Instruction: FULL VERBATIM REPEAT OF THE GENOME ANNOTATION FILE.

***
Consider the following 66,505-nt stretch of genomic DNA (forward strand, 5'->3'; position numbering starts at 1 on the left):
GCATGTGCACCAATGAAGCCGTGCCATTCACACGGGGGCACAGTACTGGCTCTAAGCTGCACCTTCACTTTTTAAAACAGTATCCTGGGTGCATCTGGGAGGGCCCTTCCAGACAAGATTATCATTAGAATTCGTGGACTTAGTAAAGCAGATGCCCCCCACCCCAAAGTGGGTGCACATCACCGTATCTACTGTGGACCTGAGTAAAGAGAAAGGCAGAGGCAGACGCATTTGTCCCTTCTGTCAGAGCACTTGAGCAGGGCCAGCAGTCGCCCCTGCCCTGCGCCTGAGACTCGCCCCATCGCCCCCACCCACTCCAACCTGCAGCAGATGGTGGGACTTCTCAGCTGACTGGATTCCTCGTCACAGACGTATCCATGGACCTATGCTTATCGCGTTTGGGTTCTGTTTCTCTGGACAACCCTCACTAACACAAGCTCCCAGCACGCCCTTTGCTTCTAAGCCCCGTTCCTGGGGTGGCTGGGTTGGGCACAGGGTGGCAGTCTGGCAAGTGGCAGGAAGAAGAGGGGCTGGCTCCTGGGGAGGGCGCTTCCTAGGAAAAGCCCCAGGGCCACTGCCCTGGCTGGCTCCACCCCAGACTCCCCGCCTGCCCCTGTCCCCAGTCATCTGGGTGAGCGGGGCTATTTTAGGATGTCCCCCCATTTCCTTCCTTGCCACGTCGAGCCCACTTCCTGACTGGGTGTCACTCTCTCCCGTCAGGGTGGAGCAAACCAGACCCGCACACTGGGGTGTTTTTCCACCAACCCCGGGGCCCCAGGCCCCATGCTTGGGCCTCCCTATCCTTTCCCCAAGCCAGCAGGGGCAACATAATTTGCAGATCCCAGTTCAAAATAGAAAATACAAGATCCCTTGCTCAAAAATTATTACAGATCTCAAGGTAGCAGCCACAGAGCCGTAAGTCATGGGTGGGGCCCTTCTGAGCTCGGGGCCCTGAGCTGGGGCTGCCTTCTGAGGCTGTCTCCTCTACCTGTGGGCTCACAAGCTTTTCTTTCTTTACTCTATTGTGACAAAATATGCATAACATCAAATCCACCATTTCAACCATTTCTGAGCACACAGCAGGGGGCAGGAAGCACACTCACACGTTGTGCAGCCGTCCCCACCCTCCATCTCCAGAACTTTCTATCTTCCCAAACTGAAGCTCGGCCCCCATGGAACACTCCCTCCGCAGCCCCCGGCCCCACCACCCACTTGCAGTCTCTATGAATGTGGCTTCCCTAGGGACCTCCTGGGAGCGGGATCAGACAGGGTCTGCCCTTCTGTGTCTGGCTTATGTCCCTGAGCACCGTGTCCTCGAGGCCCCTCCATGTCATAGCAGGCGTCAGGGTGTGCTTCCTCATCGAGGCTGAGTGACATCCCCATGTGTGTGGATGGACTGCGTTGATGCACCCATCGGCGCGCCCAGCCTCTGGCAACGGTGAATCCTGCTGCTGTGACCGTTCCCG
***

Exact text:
Consider the following 66,505-nt stretch of genomic DNA (forward strand, 5'->3'; position numbering starts at 1 on the left):
GCATGTGCACCAATGAAGCCGTGCCATTCACACGGGGGCACAGTACTGGCTCTAAGCTGCACCTTCACTTTTTAAAACAGTATCCTGGGTGCATCTGGGAGGGCCCTTCCAGACAAGATTATCATTAGAATTCGTGGACTTAGTAAAGCAGATGCCCCCCACCCCAAAGTGGGTGCACATCACCGTATCTACTGTGGACCTGAGTAAAGAGAAAGGCAGAGGCAGACGCATTTGTCCCTTCTGTCAGAGCACTTGAGCAGGGCCAGCAGTCGCCCCTGCCCTGCGCCTGAGACTCGCCCCATCGCCCCCACCCACTCCAACCTGCAGCAGATGGTGGGACTTCTCAGCTGACTGGATTCCTCGTCACAGACGTATCCATGGACCTATGCTTATCGCGTTTGGGTTCTGTTTCTCTGGACAACCCTCACTAACACAAGCTCCCAGCACGCCCTTTGCTTCTAAGCCCCGTTCCTGGGGTGGCTGGGTTGGGCACAGGGTGGCAGTCTGGCAAGTGGCAGGAAGAAGAGGGGCTGGCTCCTGGGGAGGGCGCTTCCTAGGAAAAGCCCCAGGGCCACTGCCCTGGCTGGCTCCACCCCAGACTCCCCGCCTGCCCCTGTCCCCAGTCATCTGGGTGAGCGGGGCTATTTTAGGATGTCCCCCCATTTCCTTCCTTGCCACGTCGAGCCCACTTCCTGACTGGGTGTCACTCTCTCCCGTCAGGGTGGAGCAAACCAGACCCGCACACTGGGGTGTTTTTCCACCAACCCCGGGGCCCCAGGCCCCATGCTTGGGCCTCCCTATCCTTTCCCCAAGCCAGCAGGGGCAACATAATTTGCAGATCCCAGTTCAAAATAGAAAATACAAGATCCCTTGCTCAAAAATTATTACAGATCTCAAGGTAGCAGCCACAGAGCCGTAAGTCATGGGTGGGGCCCTTCTGAGCTCGGGGCCCTGAGCTGGGGCTGCCTTCTGAGGCTGTCTCCTCTACCTGTGGGCTCACAAGCTTTTCTTTCTTTACTCTATTGTGACAAAATATGCATAACATCAAATCCACCATTTCAACCATTTCTGAGCACACAGCAGGGGGCAGGAAGCACACTCACACGTTGTGCAGCCGTCCCCACCCTCCATCTCCAGAACTTTCTATCTTCCCAAACTGAAGCTCGGCCCCCATGGAACACTCCCTCCGCAGCCCCCGGCCCCACCACCCACTTGCAGTCTCTATGAATGTGGCTTCCCTAGGGACCTCCTGGGAGCGGGATCAGACAGGGTCTGCCCTTCTGTGTCTGGCTTATGTCCCTGAGCACCGTGTCCTCGAGGCCCCTCCATGTCATAGCAGGCGTCAGGGTGTGCTTCCTCATCGAGGCTGAGTGACATCCCCATGTGTGTGGATGGACTGCGTTGATGCACCCATCGGCGCGCCCAGCCTCTGGCAACGGTGAATCCTGCTGCTGTGACCGTTCCCG